- 7 Ways to Build Your Credit Score Without a Credit Card
- How to Get Started Investing When You Don’t Have Much Money
- A Simple Way to Invest Your Retirement Savings
- 8 Ways to Save on Life Insurance
- Lower Your Cable Bill With Techniques A Hostage Negotiator Uses
- 13 Steps to Hiring a Contractor Who Won’t Rip You Off
Thump. Tap, tap. Well, there’s dinner.
Montana has legalized salvaging roadkill for food, The Associated Press says, and it’s developing a smartphone app for the permitting process.
With the approval of the Montana Fish and Wildlife Commission, drivers will be able to apply from their home computers and print out permits until the app is created. Permit-seekers won’t be required to present the carcass to law enforcement for approval, the AP says, although that’s still an option. The rules require:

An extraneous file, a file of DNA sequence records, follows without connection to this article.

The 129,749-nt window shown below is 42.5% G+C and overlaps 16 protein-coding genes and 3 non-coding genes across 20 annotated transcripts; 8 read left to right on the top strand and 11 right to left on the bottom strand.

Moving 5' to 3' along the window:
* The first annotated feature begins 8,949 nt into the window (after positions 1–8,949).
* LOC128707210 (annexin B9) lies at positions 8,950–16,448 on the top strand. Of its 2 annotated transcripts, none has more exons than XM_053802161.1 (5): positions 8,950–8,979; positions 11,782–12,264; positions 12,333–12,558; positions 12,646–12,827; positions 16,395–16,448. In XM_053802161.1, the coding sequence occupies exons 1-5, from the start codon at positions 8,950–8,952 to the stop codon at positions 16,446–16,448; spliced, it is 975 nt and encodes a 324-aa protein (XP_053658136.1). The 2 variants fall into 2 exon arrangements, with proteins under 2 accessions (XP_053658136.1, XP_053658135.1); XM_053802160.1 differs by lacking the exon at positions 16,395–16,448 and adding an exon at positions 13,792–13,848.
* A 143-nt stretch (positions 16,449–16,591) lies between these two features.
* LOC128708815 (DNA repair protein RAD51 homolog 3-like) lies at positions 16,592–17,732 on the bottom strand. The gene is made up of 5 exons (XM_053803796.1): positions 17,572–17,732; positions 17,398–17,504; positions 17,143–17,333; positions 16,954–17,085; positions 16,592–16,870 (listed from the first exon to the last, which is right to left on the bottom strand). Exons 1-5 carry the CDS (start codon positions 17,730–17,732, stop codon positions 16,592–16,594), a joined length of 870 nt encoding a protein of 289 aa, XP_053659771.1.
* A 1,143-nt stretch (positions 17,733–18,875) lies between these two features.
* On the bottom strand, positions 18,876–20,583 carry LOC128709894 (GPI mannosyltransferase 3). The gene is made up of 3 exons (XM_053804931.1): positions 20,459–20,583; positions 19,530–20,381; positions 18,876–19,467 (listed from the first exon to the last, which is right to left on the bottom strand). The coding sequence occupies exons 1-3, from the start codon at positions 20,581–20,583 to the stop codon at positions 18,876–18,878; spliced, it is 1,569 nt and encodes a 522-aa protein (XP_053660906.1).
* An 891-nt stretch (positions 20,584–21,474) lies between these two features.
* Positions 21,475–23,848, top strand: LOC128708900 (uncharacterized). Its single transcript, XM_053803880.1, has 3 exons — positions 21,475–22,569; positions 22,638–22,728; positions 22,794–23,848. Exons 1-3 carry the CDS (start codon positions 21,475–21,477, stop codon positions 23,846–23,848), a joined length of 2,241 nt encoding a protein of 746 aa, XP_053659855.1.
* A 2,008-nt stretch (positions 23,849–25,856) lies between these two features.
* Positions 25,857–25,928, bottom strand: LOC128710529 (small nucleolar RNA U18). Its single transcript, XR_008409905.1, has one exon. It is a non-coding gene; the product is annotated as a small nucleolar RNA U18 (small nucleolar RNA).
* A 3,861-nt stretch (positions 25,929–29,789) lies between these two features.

- The meat has to be eaten, not used for bait.
- It’s all or nothing: The whole carcass has to be taken.
- The permit must be requested within 24 hours of the kill.
- One permit is required per animal.
Some other states allow roadkill salvaging. Idaho has an online permitting process, for instance. But Montana may be the first to plan an app. Illinois allows residents with a fur-bearing permit to salvage meat and fur, Newsmax says. Alaska has a state-run program to salvage moose carcasses and share the meat with local charities. You can research your state’s roadkill rules at Marketplace.